Liana Liberato on Scream VI and acting advice from Nicole Kidman
Call Sheet: As we brace ourselves for the sixth instalment in the legendary franchise, one of its new stars lifts the lid on what she’s learned from Hollywood so far.
A week before Liana Liberato bagged her role as Quinn Bailey in Scream VI (the sequel to 2022’s Scream), she could feel it in her bones. The job was hers.
“I immediately felt a connection with [directors Matt Bettinelli-Olpin and Tyler Gillett],” she says, Zooming in from her new home in Los Angeles, long hair freshly coloured a vibrant red just in time for the Scream IV press tour. It’s “chaos” all around right now, as Liberato puts it, though you wouldn’t be able to tell from the carefully curated flower arrangement placed behind her.
“I remember writing on my dummy [script] right after [my second audition]: ‘I booked Scream’. I just knew it. There were a few days of torture while I was waiting to hear back and when I found out, I sobbed my eyes out. I was so happy.”
Just as well: Liberato, 27, is a huge fan of both horror films and the Scream franchise, which was rebooted last year by Bettinelli-Olpin and Gillett to much fanfare, with the film starring the likes of our last issue’s cover star Jenna Ortega and Yellowjackets favourite Jasmin Savoy Brown. Sure, in this new instalment the Woodsboro gang have relocated to New York in search of a fresh start, but Ghostface is never far behind – and this time around, as the film’s trailer promises, the killer is “something different”.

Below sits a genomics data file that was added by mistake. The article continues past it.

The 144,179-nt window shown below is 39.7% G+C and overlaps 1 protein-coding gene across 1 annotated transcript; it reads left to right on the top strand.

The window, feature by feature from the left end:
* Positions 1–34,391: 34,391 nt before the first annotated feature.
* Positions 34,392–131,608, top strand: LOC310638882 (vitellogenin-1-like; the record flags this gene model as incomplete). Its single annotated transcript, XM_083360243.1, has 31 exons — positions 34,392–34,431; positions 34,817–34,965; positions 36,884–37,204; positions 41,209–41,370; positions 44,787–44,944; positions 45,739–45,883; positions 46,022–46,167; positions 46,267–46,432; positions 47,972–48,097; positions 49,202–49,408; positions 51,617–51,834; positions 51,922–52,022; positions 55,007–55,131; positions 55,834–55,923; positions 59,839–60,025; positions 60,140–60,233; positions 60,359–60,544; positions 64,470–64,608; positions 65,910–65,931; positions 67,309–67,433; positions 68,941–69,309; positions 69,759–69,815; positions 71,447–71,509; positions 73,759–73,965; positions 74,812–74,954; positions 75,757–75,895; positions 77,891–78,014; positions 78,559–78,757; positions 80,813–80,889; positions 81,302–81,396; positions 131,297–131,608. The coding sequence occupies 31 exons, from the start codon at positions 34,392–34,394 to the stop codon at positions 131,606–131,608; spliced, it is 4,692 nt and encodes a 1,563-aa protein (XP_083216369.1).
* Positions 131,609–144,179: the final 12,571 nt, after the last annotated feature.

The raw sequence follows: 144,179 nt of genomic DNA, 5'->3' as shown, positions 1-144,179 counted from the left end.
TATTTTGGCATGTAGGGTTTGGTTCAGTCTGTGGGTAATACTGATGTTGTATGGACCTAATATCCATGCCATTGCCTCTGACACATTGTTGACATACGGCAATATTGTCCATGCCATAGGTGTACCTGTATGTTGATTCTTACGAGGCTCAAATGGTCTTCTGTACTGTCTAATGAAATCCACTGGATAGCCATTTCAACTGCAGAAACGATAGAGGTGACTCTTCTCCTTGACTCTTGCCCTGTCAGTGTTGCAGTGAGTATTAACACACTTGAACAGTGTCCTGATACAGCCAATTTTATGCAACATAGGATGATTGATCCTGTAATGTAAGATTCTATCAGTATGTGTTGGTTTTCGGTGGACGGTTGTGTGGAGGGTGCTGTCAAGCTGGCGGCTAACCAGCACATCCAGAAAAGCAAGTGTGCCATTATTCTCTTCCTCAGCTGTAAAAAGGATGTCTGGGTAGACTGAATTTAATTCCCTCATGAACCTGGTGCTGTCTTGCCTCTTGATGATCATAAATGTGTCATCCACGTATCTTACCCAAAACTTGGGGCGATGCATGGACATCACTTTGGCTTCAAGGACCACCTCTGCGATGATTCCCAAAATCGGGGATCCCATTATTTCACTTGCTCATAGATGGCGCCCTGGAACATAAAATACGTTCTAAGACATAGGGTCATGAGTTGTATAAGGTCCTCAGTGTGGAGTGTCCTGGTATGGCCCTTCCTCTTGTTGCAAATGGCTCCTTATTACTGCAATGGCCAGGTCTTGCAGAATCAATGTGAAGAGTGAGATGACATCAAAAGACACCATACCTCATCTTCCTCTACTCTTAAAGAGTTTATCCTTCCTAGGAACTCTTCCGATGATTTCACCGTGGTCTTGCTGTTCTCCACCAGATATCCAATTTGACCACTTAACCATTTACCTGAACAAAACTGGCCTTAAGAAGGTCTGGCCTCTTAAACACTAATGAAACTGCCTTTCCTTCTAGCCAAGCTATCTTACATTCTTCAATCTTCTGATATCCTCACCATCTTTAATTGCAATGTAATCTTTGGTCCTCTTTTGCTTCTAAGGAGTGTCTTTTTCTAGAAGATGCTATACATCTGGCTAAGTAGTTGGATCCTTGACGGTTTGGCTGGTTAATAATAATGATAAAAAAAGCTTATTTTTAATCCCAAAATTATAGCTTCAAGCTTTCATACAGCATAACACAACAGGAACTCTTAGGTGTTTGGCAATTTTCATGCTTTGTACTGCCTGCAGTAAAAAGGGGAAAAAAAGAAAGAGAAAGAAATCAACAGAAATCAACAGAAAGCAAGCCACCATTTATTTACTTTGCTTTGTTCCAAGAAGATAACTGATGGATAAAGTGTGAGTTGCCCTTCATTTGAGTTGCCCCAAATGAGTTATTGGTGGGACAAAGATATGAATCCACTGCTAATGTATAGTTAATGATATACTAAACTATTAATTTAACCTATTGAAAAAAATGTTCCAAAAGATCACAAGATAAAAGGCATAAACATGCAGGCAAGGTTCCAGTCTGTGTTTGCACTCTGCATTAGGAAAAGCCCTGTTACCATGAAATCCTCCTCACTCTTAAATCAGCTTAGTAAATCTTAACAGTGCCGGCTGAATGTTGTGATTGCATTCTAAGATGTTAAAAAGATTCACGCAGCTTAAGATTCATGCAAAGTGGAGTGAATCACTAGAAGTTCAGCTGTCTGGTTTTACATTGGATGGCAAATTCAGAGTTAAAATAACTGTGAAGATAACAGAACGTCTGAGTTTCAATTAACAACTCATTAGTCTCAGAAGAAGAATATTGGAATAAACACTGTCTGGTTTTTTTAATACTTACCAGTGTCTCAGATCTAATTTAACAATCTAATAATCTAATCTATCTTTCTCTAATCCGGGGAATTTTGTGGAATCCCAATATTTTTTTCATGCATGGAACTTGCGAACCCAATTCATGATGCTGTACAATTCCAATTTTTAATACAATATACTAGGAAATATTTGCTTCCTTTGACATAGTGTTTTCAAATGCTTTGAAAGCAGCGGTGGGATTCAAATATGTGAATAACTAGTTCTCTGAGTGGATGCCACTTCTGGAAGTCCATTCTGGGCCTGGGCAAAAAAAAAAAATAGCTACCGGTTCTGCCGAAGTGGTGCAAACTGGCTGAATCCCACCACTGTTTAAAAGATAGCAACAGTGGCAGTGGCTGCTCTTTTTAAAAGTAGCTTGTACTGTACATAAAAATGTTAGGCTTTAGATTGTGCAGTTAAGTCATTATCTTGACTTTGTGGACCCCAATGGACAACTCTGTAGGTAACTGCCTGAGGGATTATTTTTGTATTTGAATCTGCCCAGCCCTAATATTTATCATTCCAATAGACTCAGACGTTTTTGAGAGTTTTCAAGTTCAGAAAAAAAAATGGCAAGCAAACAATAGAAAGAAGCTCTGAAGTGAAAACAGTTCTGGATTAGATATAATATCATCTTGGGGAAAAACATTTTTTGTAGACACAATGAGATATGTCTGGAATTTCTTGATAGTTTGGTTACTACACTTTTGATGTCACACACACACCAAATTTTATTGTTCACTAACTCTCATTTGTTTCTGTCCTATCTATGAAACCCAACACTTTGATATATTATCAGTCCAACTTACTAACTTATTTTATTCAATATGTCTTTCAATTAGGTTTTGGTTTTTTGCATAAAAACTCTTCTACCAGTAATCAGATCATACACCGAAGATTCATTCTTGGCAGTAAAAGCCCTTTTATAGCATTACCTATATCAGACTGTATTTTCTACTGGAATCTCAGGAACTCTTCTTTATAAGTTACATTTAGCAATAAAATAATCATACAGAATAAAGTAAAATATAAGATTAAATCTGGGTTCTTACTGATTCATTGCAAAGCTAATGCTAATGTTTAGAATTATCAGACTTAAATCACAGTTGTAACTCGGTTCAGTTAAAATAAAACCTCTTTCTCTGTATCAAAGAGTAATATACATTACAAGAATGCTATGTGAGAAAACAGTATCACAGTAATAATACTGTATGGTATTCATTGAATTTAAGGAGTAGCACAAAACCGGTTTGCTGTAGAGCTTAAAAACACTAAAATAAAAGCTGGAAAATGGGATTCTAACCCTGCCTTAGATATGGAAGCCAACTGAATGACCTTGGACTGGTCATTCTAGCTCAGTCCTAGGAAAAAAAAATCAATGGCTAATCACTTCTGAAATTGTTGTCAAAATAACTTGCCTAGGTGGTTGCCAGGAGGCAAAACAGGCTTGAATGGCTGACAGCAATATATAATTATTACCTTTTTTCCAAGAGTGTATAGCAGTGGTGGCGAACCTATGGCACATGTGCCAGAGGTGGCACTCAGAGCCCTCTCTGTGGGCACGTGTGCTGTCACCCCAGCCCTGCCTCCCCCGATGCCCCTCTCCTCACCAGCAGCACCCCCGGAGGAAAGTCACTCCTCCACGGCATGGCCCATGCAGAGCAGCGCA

“I remember seeing the last Scream and being so stoked because I loved the way they revamped everything,” she says. “You can tell how much Matt and Tyler care about upholding [original director] Wes Craven’s legacy and everything he created. And horror is a really hard genre to nail, which I find really challenging and fun.”
Liberato’s a pretty seasoned professional herself. Born in Galveston, Texas, she relocated to LA aged nine with her parents, determined to get her acting career off the ground. An only child, she “spent a lot of time entertaining myself, playing pretend with a lot of imaginary friends who kept me company.”
Her mum enrolled her into a theatre company, “which saved my life. When I was seven, I remember watching Lizzie McGuire and being like, ‘I think I could do this.’” Even though many Disney Channel auditions never quite came to fruition (“That broke my heart!”) Liberato didn’t give up.
Soon, she graduated from small gigs in shows like Cold Case, House and CSI: Miami into leading roles, namely in David Scwhimmer’s 2010 online predator drama Trust_, which Liberato starred in alongside Viola Davis, and Trespass the following year, a crime movie where she played Nicole Kidman’s teenage daughter. Then came Hulu’s supernatural thriller series Light as a Feather (2018), for which she nabbed two Daytime Emmy nominations.
It’s been a wild ride so far. With Liberato prepping for the release of perhaps her biggest role, we got the lowdown on all of her best-kept Hollywood intel.
The actor that made me want to get into acting is…